David Cameron and the President of Mexico have discussed the prospects for co-operation on energy as part of Europe’s efforts to diversify the sources of its fuel supplies away from Russia during the ongoing stand-off over Ukraine.
The discussion came as the Prime Minister hosted Enrique Pena Nieto for lunch at 10 Downing Street on the second day of his state visit to the UK.
The Mexican leader will visit Aberdeen for talks with senior representatives of the UK oil and gas sector tomorrow, when he is expected to sign a memorandum of understanding on future collaboration.
Mr Cameron’s official spokesman told reporters the two men had “talked about how the EU and Mexico can continue to co-operate on energy matters, including as part of the EU’s strategy to increase diversification away from Russian energy sources”.
The spokesman said Mr Pena Nieto “very much agreed with what the PM and other international leaders have set out about how Russia’s actions in the context of Ukraine means we can’t, as an international community, have ’business as usual’ relations with Russia”.
Mr Cameron declared his backing for Mexican former foreign minister Angel Gurria to put himself forward for a third term as secretary-general of international economic think-tank the OECD when his second term comes to an end in 2016.
Also on the table at the Number 10 talks was the strengthening of trade and commercial links, with a number of agreements being sealed during the visit, including a 400 million US dollar (£260 million) investment in Mexico by drinks giant Diageo, which purchased Tequila Don Julio last week.
And the PM’s spokesman said Mr Cameron had raised the issue of human rights and judicial reform, welcoming a memorandum of understanding agreed between the Latin American country and the Home Office on co-operation on policing and judicial matters.
Campaigners have been calling for Mexico to address the country’s upsurge in torture cases. Amnesty International UK said the nation’s nine-year-long “war on drugs” has seen more than 100,000 killings and some 22,000 disappearances.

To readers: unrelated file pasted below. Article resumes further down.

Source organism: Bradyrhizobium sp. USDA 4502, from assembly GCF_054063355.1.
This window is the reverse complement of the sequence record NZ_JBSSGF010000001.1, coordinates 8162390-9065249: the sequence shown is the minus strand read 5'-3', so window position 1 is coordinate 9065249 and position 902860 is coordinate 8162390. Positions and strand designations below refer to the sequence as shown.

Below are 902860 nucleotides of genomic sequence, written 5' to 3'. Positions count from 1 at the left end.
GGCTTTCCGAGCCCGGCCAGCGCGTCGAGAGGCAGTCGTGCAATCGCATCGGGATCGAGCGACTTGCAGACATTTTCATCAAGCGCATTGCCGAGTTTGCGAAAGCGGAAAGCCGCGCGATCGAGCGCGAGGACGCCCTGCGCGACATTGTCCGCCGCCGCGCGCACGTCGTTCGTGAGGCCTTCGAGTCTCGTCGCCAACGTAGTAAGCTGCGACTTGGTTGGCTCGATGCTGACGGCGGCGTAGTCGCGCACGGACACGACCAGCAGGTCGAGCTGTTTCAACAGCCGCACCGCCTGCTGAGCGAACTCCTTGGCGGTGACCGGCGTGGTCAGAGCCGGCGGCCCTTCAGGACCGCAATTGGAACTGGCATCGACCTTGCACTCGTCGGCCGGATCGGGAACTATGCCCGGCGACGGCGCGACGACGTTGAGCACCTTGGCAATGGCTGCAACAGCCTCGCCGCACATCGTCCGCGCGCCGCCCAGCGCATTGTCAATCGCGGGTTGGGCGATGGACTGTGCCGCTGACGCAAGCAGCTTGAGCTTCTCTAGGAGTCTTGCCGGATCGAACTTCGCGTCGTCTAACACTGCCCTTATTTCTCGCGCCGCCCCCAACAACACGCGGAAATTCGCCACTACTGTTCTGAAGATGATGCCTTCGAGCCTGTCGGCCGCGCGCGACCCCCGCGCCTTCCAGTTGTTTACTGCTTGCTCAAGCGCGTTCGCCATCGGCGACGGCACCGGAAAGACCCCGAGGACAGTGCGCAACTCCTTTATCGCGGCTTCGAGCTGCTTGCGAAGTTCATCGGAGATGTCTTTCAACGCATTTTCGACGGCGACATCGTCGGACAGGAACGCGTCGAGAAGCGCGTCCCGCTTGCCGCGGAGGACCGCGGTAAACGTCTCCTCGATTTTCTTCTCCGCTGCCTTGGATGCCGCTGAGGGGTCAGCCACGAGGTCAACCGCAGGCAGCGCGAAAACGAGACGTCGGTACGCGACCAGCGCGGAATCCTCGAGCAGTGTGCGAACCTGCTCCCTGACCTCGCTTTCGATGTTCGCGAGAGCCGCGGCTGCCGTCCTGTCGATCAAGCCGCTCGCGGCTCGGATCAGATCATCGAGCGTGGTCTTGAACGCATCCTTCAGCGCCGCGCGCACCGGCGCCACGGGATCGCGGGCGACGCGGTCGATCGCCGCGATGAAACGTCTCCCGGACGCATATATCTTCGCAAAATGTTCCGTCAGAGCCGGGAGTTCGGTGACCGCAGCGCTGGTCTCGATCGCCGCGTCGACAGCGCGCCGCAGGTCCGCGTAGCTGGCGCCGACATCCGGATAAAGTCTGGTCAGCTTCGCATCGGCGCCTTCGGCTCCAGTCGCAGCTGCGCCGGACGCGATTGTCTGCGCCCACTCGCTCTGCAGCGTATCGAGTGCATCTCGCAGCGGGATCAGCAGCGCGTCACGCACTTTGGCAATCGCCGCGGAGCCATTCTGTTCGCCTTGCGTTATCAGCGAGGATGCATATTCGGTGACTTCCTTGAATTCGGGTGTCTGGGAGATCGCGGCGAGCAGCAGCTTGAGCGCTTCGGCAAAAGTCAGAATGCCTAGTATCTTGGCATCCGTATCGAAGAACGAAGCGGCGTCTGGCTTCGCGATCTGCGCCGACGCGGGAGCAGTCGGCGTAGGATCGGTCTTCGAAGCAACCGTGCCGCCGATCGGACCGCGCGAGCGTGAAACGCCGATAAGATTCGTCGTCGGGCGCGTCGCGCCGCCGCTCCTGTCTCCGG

Mr Pena Nieto has also faced public anger over the handling of the abduction and apparent murder of 43 trainee teachers by corrupt police in league with gang members. The students’ disappearance in Ayotzinapa in September sparked weeks of protests across Mexico against corruption and violence.
Mr Cameron welcomed the Mexican president with a handshake on the doorstep of Number 10.
“The relationship between Britain and Mexico is strong and getting stronger,” said the Prime Minister.
“We see that in our trade, we see that in the number of students coming to study, but increasingly we are seeing it in the co-operation between the UK and Mexico over climate change, over aid policy, over the big foreign policy and security challenges of our time.
“We are going to have detailed discussions over lunch, including on co-operation in the oil and gas sector.”
Speaking in Spanish, Mr Pena Nieto said he hoped his visit would give added impetus to strengthening a “very productive” relationship between the two countries.
Before going through to a lunch of crab salad, trout with vegetables and apple pie, the two leaders witnessed Foreign Secretary Philip Hammond and his Mexican counterpart, Jose Antonio Meade Kuribrena, signing a joint declaration on co-operation between the two countries.
Mr Cameron visited Mexico in 2012 for the G20 summit in Los Cabos, a few months before Mr Pena Nieto took office.
Mr Pena Nieto, who last night attended a state banquet at Buckingham Palace hosted by the Queen, also took part in a business leaders’ breakfast meeting with Deputy Prime Minister Nick Clegg at the Palace, before meeting Opposition leader Ed Miliband and delivering the Canning Lecture at Lancaster House.
He was also attending a banquet at the Guildhall in London given by the Lord Mayor and the City of London Corporation.